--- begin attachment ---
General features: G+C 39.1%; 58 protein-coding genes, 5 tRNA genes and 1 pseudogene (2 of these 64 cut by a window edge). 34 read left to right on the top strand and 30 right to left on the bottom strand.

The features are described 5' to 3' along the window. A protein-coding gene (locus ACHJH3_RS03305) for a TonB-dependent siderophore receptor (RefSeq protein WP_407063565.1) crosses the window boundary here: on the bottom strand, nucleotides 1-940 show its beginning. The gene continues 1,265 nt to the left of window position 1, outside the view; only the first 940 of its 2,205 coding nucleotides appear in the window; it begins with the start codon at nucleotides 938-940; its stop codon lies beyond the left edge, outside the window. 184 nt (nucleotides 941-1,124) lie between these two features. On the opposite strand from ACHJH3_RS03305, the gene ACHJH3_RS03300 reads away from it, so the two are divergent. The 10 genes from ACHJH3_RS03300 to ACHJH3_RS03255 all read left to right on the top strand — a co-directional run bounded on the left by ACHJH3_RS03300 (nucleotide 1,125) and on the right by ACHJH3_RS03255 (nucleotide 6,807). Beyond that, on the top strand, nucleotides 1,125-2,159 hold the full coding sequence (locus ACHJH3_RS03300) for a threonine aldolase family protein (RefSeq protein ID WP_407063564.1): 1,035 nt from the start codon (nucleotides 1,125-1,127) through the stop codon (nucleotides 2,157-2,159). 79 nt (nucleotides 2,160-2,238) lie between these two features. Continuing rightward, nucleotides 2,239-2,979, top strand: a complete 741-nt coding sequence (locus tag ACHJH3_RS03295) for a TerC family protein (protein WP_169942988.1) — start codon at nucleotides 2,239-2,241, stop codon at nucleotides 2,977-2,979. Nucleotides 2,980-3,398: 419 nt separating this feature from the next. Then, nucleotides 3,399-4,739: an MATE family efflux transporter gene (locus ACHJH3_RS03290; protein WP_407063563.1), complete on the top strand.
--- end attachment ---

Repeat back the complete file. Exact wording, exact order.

General features: G+C 39.1%; 58 protein-coding genes, 5 tRNA genes and 1 pseudogene (2 of these 64 cut by a window edge). 34 read left to right on the top strand and 30 right to left on the bottom strand.

The features are described 5' to 3' along the window. A protein-coding gene (locus ACHJH3_RS03305) for a TonB-dependent siderophore receptor (RefSeq protein WP_407063565.1) crosses the window boundary here: on the bottom strand, nucleotides 1-940 show its beginning. The gene continues 1,265 nt to the left of window position 1, outside the view; only the first 940 of its 2,205 coding nucleotides appear in the window; it begins with the start codon at nucleotides 938-940; its stop codon lies beyond the left edge, outside the window. 184 nt (nucleotides 941-1,124) lie between these two features. On the opposite strand from ACHJH3_RS03305, the gene ACHJH3_RS03300 reads away from it, so the two are divergent. The 10 genes from ACHJH3_RS03300 to ACHJH3_RS03255 all read left to right on the top strand — a co-directional run bounded on the left by ACHJH3_RS03300 (nucleotide 1,125) and on the right by ACHJH3_RS03255 (nucleotide 6,807). Beyond that, on the top strand, nucleotides 1,125-2,159 hold the full coding sequence (locus ACHJH3_RS03300) for a threonine aldolase family protein (RefSeq protein ID WP_407063564.1): 1,035 nt from the start codon (nucleotides 1,125-1,127) through the stop codon (nucleotides 2,157-2,159). 79 nt (nucleotides 2,160-2,238) lie between these two features. Continuing rightward, nucleotides 2,239-2,979, top strand: a complete 741-nt coding sequence (locus tag ACHJH3_RS03295) for a TerC family protein (protein WP_169942988.1) — start codon at nucleotides 2,239-2,241, stop codon at nucleotides 2,977-2,979. Nucleotides 2,980-3,398: 419 nt separating this feature from the next. Then, nucleotides 3,399-4,739: an MATE family efflux transporter gene (locus ACHJH3_RS03290; protein WP_407063563.1), complete on the top strand.